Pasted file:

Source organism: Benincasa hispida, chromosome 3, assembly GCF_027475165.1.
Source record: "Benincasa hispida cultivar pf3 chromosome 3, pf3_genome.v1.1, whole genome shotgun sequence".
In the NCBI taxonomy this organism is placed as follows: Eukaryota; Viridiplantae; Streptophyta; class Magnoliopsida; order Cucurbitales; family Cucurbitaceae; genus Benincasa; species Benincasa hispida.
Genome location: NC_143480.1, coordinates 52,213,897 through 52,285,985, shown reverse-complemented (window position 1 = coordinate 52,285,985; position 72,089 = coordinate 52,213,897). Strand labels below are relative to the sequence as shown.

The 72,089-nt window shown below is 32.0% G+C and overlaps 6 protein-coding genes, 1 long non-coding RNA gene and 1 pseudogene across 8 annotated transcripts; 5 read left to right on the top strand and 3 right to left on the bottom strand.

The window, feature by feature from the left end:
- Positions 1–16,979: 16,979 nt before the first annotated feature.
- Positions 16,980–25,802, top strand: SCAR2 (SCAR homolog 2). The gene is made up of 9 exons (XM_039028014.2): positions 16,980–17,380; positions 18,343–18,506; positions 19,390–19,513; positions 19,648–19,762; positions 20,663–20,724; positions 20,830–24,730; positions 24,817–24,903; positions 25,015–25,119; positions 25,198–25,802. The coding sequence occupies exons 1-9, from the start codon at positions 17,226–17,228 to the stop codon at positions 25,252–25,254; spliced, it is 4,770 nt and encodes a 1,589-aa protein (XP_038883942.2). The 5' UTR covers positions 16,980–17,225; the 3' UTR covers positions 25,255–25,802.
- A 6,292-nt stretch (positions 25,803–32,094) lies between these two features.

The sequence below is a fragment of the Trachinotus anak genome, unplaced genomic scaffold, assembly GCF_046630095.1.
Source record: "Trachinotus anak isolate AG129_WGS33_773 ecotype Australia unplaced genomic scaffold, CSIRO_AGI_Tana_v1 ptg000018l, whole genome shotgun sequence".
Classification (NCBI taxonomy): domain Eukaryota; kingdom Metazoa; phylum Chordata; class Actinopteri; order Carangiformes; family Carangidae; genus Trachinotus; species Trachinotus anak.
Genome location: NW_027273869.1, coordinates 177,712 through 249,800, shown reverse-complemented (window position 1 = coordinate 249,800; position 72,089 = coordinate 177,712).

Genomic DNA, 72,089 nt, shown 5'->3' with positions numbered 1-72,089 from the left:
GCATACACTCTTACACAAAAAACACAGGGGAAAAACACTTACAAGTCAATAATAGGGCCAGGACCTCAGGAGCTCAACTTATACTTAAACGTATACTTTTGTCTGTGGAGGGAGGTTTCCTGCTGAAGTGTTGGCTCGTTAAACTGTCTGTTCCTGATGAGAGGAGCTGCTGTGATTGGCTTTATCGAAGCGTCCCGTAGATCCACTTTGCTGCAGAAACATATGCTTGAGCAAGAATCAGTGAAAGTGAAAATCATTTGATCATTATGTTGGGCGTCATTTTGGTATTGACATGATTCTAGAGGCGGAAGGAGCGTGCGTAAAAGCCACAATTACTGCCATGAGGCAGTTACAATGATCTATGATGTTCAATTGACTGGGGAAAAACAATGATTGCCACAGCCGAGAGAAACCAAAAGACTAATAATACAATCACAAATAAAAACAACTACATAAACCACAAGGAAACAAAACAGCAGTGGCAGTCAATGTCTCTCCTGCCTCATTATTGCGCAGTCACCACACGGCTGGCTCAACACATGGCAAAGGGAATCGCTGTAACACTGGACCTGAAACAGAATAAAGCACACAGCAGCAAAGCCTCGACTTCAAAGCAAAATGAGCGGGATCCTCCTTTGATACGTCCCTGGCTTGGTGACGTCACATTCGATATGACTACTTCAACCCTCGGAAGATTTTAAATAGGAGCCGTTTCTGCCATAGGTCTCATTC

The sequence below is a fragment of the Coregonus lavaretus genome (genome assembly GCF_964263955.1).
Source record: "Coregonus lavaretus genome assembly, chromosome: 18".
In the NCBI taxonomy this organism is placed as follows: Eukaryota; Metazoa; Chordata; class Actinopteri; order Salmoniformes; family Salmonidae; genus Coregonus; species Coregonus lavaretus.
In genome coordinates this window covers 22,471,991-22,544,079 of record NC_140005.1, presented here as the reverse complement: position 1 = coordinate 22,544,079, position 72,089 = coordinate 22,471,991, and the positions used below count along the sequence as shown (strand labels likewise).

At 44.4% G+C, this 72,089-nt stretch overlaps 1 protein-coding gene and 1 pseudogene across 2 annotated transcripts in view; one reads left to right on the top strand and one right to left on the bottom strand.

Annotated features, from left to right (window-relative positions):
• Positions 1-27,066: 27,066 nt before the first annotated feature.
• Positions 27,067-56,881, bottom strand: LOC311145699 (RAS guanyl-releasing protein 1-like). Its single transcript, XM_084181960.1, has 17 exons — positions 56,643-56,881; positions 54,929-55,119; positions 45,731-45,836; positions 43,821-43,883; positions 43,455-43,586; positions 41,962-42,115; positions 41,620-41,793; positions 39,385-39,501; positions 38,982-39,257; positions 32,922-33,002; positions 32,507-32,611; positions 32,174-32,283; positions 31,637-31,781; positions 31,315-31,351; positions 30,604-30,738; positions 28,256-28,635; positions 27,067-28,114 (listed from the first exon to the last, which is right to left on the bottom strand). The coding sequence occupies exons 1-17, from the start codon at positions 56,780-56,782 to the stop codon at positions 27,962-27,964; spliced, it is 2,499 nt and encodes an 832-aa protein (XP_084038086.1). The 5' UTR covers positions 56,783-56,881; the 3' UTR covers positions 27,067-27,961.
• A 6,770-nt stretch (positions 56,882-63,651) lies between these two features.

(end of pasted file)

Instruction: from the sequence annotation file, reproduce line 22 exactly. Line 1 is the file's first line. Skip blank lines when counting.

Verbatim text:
• Positions 1-27,066: 27,066 nt before the first annotated feature.